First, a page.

A comparison of supervised learning techniques in the classification of bat echolocation calls

Journal Article

Title: A comparison of supervised learning techniques in the classification of bat echolocation calls
Publication Date:
November 01, 2010
Journal: Ecological Informatics
Volume: 5
Issue: 6
Pages: 465-473
Publisher: Elsevier

Document Access

Website: External Link


Armitage, D.; Ober, H. (2010). A comparison of supervised learning techniques in the classification of bat echolocation calls. Ecological Informatics, 5(6), 465-473.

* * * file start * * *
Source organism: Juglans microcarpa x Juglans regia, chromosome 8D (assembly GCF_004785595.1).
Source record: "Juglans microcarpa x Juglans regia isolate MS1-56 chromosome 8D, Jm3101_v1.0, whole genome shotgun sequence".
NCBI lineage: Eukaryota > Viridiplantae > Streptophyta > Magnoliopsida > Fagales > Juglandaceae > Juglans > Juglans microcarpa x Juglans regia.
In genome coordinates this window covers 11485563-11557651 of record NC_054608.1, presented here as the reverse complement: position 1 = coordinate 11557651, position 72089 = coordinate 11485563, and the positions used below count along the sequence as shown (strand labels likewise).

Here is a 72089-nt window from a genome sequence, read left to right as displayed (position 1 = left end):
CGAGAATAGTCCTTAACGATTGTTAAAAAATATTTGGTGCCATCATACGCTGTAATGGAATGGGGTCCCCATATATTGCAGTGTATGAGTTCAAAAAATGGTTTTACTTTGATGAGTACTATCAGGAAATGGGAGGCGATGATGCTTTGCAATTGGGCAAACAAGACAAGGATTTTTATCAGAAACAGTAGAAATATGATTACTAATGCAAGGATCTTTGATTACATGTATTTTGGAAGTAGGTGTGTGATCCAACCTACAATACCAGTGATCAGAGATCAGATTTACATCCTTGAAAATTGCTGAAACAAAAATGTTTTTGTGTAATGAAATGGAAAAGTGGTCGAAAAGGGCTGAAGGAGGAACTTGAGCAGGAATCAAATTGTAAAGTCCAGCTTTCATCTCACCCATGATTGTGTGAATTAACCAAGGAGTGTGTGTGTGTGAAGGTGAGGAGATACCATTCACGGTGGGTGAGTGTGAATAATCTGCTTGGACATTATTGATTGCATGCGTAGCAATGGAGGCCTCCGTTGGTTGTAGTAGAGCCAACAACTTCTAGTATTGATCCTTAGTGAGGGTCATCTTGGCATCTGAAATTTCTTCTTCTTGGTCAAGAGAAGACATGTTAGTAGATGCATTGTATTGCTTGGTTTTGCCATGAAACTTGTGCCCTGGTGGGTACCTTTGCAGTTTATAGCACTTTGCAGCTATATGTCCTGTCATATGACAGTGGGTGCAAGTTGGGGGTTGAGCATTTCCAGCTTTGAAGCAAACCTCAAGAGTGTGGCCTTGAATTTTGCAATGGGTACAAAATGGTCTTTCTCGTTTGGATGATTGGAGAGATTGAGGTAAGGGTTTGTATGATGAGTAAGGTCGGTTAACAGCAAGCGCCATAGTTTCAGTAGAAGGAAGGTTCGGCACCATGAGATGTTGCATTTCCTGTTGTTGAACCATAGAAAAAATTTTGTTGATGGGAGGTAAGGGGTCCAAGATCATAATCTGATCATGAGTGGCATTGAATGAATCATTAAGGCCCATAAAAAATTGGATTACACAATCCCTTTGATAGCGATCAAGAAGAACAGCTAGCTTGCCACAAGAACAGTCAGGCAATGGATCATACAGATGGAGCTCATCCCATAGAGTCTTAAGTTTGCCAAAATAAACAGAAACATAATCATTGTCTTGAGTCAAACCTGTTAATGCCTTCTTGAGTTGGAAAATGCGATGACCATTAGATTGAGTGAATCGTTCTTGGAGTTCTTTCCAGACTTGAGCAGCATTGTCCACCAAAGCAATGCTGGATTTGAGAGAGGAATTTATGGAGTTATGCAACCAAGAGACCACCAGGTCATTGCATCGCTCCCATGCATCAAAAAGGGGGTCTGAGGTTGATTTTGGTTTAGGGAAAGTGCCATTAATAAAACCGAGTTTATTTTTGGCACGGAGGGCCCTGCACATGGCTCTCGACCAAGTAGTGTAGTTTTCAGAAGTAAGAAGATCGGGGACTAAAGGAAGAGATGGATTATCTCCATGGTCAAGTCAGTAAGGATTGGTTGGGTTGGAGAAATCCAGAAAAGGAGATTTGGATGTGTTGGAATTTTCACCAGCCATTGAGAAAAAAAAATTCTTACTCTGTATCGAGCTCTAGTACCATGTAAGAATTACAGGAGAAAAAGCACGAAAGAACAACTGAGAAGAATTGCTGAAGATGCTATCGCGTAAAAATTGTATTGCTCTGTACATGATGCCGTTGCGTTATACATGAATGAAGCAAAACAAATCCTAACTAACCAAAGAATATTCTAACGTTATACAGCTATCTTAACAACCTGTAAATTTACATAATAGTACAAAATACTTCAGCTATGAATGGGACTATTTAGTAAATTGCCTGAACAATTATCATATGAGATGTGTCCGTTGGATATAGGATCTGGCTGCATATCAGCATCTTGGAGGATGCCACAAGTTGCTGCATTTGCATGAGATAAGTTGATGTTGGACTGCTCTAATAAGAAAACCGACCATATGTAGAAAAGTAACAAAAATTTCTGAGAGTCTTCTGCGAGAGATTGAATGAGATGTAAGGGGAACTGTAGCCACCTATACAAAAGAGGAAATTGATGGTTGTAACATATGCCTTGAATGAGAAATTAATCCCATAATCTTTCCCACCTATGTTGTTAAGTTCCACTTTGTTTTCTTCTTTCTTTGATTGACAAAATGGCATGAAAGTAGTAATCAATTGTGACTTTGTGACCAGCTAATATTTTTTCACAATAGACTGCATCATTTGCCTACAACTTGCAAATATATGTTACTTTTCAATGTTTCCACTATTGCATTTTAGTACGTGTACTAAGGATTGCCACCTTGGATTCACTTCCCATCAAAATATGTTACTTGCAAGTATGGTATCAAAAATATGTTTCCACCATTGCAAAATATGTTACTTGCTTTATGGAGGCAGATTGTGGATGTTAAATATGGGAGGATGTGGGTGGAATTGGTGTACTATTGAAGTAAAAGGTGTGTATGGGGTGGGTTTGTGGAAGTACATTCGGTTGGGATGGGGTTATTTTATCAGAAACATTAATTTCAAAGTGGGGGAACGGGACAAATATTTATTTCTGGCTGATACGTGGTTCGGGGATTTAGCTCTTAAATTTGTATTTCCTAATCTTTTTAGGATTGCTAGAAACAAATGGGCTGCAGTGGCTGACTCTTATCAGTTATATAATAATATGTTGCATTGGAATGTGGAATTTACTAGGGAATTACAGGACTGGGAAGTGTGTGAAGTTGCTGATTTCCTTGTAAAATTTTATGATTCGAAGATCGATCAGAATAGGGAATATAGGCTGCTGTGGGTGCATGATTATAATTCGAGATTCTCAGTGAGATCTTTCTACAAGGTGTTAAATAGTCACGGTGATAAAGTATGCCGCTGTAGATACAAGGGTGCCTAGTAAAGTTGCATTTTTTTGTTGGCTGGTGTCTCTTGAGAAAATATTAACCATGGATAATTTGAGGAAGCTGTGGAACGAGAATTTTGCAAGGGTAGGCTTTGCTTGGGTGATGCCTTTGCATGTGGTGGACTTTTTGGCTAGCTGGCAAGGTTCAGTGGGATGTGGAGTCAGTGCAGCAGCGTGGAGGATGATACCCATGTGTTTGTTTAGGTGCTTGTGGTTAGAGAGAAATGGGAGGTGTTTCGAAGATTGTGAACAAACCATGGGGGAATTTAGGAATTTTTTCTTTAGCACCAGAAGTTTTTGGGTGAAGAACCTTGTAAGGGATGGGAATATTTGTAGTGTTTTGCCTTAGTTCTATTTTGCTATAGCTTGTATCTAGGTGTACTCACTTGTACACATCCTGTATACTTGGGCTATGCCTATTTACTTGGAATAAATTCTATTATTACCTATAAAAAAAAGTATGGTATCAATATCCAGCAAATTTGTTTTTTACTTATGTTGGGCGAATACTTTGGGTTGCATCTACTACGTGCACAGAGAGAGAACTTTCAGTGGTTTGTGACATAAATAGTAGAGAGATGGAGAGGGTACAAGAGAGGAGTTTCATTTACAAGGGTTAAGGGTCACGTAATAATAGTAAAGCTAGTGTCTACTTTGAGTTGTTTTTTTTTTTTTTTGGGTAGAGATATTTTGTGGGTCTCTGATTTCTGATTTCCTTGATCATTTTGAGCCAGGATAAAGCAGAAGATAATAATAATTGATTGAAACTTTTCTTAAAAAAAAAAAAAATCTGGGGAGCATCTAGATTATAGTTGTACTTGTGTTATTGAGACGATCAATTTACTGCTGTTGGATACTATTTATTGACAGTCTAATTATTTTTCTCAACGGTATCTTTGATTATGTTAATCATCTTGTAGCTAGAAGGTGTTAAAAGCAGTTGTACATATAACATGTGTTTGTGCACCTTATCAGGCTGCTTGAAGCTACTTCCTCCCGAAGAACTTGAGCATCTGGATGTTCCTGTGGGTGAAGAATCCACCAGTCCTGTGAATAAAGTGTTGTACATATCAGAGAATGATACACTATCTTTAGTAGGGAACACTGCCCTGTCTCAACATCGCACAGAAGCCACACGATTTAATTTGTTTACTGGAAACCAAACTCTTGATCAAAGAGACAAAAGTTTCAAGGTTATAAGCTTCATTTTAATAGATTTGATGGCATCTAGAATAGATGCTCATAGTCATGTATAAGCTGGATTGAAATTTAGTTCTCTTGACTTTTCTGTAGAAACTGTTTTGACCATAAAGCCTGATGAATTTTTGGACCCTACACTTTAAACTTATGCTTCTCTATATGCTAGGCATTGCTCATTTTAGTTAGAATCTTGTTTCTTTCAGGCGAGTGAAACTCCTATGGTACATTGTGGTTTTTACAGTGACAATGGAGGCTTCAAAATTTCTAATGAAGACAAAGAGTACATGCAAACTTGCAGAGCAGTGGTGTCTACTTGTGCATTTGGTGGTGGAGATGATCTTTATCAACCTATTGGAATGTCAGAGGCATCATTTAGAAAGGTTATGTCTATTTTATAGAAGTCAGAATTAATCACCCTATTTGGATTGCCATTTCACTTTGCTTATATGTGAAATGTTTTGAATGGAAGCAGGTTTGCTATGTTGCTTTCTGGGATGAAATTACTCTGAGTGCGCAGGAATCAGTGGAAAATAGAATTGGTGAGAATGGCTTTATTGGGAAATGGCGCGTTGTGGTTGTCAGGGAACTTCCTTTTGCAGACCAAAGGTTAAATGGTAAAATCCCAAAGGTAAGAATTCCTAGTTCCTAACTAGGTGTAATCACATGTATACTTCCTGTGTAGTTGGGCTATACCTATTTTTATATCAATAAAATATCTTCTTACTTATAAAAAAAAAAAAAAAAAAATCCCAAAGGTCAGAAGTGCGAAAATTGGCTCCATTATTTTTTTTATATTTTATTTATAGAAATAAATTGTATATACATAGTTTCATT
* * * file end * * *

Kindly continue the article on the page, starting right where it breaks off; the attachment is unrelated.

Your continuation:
Today's acoustic monitoring devices are capable of recording and storing tremendous amounts of data. Until recently, the classification of animal vocalizations from field recordings has been relegated to qualitative approaches. For large-scale acoustic monitoring studies, qualitative approaches are very time-consuming and suffer from the bias of subjectivity. Recent developments in supervised learning techniques can provide rapid, accurate, species-level classification of bioacoustics data. We compared the classification performances of four supervised learning techniques (random forests, support vector machines, artificial neural networks, and discriminant function analysis) for five different classification tasks using bat echolocation calls recorded by a popular frequency-division bat detector. We found that all classifiers performed similarly in terms of overall accuracy with the exception of discriminant function analysis, which had the lowest average performance metrics. Random forests had the advantage of high sensitivities, specificities, and predictive powers across the majority of classification tasks, and also provided metrics for determining the relative importance of call features in distinguishing between groups. Overall classification accuracy for each task was slightly lower than reported accuracies using calls recorded by time-expansion detectors. Myotis spp. were particularly difficult to separate; classifiers performed best when members of this genus were combined in genus-level classification and analyzed separately at the level of species. Additionally, we identified and ranked the relative contributions of all predictor features to classifier accuracy and found measurements of frequency, total call duration, and characteristic slope to be the most important contributors to classification success. We provide recommendations to maximize accuracy and efficiency when analyzing acoustic data, and suggest an application of automated bioacoustics monitoring to contribute to wildlife monitoring efforts.

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